Stan Collender's blog
Some quick thoughts this morning:
1. It's still no better than 50-50 ("a coin flip" as @thefix said to me on Washington Post TV last week) that the debt ceiling will be raised by October 17, the date Treasury says it will run out of the ability to use "extraordinary measures" and the government will have to operate just from the cash it has on hand every day.
2. If anything the situation has gotten worse rather than better over the past few days with House Republicans in open warfare against their GOP Senate colleagues. It appears that House Republicans need to get something out of the box the are in with the government shutdown and debt ceiling even if it means extracting a pound of political flesh from their own party to do it.
3. Let me say this yet again as directly as possible: John Boehner (R-OH) is the weakest and least effective speaker in my lifetime, and he may come close to taking the all-time title.
House Speaker John Boehner (R-OH) pretty much got what he wanted from week 1 of The Great Shutdown of 2013. Boehner demonstrated to his caucus what he was willing to do for it -- allow the government to be shutdown -- and it seems to be very appreciative of his efforts.
For that matter, the White House and congressional Democrats also got what they wanted in week 1. The White House and House and Senate Ds held firm to their no negotiating strategy and appear to be more unified than they've been in years. And the polls showed that, as expected but hardly guaranteed, it is the GOP rather than the Democrats that are being increasingly blamed for the shutdown.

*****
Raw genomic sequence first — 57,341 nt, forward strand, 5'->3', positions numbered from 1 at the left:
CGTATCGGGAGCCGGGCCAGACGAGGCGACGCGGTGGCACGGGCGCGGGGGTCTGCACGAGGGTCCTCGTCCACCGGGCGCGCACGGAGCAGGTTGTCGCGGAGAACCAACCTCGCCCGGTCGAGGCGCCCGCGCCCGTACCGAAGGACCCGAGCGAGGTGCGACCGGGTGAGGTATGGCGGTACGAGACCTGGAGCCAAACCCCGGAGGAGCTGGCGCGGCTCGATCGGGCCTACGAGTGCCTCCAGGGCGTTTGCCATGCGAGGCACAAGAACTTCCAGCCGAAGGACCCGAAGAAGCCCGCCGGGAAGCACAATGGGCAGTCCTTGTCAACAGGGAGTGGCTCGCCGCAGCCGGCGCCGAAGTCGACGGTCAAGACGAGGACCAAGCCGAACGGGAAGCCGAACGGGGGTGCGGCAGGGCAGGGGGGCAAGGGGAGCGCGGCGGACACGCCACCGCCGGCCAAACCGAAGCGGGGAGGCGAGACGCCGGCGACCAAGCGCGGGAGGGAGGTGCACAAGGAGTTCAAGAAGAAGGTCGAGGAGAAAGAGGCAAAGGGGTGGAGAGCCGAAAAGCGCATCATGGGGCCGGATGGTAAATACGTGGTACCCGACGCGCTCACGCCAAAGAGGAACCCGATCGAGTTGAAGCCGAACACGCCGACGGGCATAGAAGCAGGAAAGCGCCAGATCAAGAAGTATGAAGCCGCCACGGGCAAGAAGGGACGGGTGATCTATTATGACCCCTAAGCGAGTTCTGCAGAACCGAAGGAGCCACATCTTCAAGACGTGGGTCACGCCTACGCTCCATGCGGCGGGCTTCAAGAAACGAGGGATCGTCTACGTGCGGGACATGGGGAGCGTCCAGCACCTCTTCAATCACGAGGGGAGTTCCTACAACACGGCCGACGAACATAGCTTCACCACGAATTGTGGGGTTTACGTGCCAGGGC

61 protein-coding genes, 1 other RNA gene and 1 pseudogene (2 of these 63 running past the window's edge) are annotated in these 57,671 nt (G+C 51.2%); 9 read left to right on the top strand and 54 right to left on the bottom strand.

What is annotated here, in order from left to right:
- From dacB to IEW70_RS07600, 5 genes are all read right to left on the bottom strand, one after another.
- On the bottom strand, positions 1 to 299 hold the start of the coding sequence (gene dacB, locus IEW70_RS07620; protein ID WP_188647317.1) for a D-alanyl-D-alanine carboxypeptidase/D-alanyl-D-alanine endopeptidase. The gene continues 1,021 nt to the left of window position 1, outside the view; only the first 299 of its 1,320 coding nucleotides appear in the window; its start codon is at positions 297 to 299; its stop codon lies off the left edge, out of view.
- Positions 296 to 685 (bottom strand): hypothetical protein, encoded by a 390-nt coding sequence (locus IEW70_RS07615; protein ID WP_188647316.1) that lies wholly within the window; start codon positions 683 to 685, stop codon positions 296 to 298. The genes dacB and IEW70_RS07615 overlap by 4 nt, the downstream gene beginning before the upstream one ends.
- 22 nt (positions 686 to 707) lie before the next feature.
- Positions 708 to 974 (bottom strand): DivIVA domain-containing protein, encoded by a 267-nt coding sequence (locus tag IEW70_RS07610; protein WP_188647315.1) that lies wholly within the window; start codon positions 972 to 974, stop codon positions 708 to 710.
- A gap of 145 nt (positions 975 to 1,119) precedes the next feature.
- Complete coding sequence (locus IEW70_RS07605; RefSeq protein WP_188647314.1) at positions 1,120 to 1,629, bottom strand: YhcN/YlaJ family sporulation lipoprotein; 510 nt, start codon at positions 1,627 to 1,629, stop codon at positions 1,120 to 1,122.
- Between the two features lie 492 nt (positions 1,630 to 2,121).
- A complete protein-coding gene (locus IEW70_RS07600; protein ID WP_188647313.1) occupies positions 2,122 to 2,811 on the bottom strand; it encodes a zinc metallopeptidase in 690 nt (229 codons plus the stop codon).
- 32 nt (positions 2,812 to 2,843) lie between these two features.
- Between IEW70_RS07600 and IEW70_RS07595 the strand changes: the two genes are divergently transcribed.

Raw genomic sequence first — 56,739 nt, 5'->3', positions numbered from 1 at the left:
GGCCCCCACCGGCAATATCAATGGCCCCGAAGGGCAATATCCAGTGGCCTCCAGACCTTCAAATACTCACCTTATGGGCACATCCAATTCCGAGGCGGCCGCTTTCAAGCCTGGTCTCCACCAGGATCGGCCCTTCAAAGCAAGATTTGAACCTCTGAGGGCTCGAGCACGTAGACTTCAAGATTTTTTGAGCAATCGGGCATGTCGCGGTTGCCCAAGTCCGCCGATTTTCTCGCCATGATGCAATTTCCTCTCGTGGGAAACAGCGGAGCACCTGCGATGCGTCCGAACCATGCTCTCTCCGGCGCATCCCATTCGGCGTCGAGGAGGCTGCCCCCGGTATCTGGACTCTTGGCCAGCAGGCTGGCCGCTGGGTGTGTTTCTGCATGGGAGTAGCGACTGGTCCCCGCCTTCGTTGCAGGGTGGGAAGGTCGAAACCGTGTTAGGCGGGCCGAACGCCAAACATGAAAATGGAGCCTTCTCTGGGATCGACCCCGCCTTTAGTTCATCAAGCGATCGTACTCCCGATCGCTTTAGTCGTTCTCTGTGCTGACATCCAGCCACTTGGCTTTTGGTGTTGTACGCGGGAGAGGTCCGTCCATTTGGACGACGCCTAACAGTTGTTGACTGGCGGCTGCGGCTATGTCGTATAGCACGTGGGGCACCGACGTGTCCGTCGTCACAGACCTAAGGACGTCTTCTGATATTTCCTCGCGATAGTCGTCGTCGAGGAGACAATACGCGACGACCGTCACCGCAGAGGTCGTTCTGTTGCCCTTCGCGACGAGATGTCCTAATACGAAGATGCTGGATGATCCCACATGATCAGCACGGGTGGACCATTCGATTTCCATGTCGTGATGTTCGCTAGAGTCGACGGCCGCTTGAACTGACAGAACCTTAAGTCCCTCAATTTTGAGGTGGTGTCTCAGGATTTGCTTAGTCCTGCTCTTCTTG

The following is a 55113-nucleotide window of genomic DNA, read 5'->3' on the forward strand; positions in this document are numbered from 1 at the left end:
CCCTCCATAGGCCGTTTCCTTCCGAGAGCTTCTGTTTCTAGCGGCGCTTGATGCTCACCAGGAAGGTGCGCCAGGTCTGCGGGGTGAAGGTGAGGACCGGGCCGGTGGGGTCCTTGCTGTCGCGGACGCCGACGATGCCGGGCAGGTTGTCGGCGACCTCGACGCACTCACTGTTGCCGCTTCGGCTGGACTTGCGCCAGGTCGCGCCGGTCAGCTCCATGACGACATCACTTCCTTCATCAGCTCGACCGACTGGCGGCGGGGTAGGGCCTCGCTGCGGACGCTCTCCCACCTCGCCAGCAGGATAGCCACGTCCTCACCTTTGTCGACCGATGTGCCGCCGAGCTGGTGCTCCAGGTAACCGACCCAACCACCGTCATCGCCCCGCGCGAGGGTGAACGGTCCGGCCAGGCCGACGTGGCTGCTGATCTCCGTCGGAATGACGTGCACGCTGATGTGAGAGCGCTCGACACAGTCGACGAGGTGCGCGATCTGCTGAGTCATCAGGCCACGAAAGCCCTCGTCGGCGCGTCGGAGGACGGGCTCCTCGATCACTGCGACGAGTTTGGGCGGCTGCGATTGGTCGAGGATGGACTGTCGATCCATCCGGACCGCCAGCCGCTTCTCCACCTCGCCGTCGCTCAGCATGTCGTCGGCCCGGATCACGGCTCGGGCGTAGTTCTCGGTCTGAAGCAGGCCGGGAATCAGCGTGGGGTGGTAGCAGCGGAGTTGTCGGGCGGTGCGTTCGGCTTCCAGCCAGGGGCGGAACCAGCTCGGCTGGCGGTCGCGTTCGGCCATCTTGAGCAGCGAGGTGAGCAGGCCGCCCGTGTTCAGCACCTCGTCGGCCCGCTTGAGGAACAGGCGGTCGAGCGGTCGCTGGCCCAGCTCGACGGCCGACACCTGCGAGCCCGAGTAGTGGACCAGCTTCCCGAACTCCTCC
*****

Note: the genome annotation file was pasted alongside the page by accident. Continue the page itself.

All sides are now in a better position to cut a deal. Boehner, President Obama and Senate Majority Leader Harry Reid (D-NV) have all now amply demonstrated to their respective constituencies that they are indeed the hard asses they wanted them to be. All of the leader are, therefore, are in a better position to convince their colleagues that a shutdown-ending deal is acceptable.
Here's what I told Chris Ciliizza (@thefx) on Post TV yesterday.
All government shutdown-concerned eyes yesterday seemed to be on the two meetings that took place at the White House. Financial company CEOs met with the president in the morning and congressional leaders in the late afternoon.
But the real shutdown news was being made in Connecticut, where United Technologies announced that it would furlough 2000 workers each of the next two weeks if the shutdown continues.
The reason these nonfederal workers will stop being paid? Because the Defense Contract Management Agency is closed and its inspectors aren't available to review the Black Hawk helicopters the company is making for the Pentagon.
If they happen, the layoffs will occur in Stratford, Connecticut; West Palm Beach, Florida, and Troy, Alabama.
This is exactly the kind of news that will rapidly change the politics of the shutdown and make it easier/mandatory for a member of Congress who so far has supported the shutdown or refused to admit defeat to insist the government be reopened.